Experimental Ingenuity

The First Chair Design by Marc Newson

This one-of-a-kind work is one of Marc Newson’s earliest furniture designs and likely his first chair. Made of steel and aluminum, the present lot is an exploration in form and geometric shape. The legs are two inverted Vs that become triangles when set upon the ground, their points softened slightly by the circular elements that make the armrests. The seat is a simple rectangle and the back a cylinder. Overall the chair is devised of a balanced and functional set of interconnected lines and shapes.

Designed in 1983 while Newson was attending Sydney College of Art for jewelry and sculpture, this chair was first exhibited two years later in a group show at the Contemporary Jewellery Gallery of Sydney. That same year Newson would design his Lockheed lounge establishing his name in the world of design.

The harsh and sharp lines found here contrasts with the soft-edged biomorphic designs for which Newson is now most well known. Nevertheless, this early work reveals the experimentation and ingenuity that makes Newson one of the most influential industrial designers of his generation.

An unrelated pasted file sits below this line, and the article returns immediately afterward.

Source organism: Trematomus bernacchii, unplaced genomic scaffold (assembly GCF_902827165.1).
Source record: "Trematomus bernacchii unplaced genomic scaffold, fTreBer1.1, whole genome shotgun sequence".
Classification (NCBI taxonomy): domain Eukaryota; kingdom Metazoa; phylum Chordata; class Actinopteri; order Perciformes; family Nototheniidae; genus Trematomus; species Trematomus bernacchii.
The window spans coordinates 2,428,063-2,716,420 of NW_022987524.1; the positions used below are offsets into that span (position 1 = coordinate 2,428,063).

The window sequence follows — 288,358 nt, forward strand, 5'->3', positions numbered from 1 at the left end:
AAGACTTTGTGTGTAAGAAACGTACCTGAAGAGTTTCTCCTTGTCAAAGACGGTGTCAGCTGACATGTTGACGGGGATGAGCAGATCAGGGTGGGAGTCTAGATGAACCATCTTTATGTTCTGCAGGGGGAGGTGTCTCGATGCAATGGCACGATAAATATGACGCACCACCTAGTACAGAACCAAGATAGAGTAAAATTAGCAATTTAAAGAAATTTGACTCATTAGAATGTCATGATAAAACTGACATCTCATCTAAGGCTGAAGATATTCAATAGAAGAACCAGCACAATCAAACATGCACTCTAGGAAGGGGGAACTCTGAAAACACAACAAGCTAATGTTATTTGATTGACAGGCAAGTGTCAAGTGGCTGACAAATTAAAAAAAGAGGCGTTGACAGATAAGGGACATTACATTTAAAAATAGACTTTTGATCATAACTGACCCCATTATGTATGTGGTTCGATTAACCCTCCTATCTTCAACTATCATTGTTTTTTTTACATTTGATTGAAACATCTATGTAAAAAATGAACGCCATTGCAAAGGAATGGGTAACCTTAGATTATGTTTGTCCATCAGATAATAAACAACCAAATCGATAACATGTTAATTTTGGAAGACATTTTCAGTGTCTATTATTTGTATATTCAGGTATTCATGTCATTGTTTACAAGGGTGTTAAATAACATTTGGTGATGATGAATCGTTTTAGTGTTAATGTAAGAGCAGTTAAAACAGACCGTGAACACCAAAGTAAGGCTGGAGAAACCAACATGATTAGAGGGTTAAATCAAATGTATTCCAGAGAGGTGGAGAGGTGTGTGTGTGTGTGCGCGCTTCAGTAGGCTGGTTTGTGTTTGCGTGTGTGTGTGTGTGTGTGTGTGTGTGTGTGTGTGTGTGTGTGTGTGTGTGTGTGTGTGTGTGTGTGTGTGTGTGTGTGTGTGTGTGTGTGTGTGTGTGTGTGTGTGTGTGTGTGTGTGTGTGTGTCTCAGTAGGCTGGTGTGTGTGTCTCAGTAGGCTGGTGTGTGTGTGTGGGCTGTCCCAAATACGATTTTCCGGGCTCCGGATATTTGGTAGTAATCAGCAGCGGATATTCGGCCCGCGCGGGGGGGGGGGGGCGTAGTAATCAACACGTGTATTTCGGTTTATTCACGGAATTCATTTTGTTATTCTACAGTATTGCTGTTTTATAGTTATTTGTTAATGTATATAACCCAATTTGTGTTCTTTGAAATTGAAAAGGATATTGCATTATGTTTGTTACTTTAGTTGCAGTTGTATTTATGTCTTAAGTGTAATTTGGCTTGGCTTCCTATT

Marc Newson

Born in Sydney in 1963, Marc Newson spent his childhood traveling in Europe and Asia. His mother took a job working for a leading Australian architecture firm, exposing Newson to design at early age. He attended Sydney College of the Arts to study jewelry and sculpture, graduating in 1984. Newson was awarded a grant from the Australian Crafts Council to stage his first exhibition where he presented his Lockheed Lounge Chair that would be purchased by the National Gallery of Southern Australia. Newson moved to Tokyo in 1989 where he met the owner of Idée, Teuro Kurosaki with whom he would produce numerous designs for over the years. From Tokyo, Newson moved to Paris before settling in London and opening his own design studio, Marc Newson Ltd. Not one to be categorized, Newson has designed cars, jets, and watches in addition to his iconic furniture. In 2005, Time magazine named him one of the 100 most influential people in the world. His work is housed in the collections of several major museums around the globe including the Museum of Modern Art, New York, the Victoria and Albert Museum, London, and the Centre Georges Pompidou, Paris.

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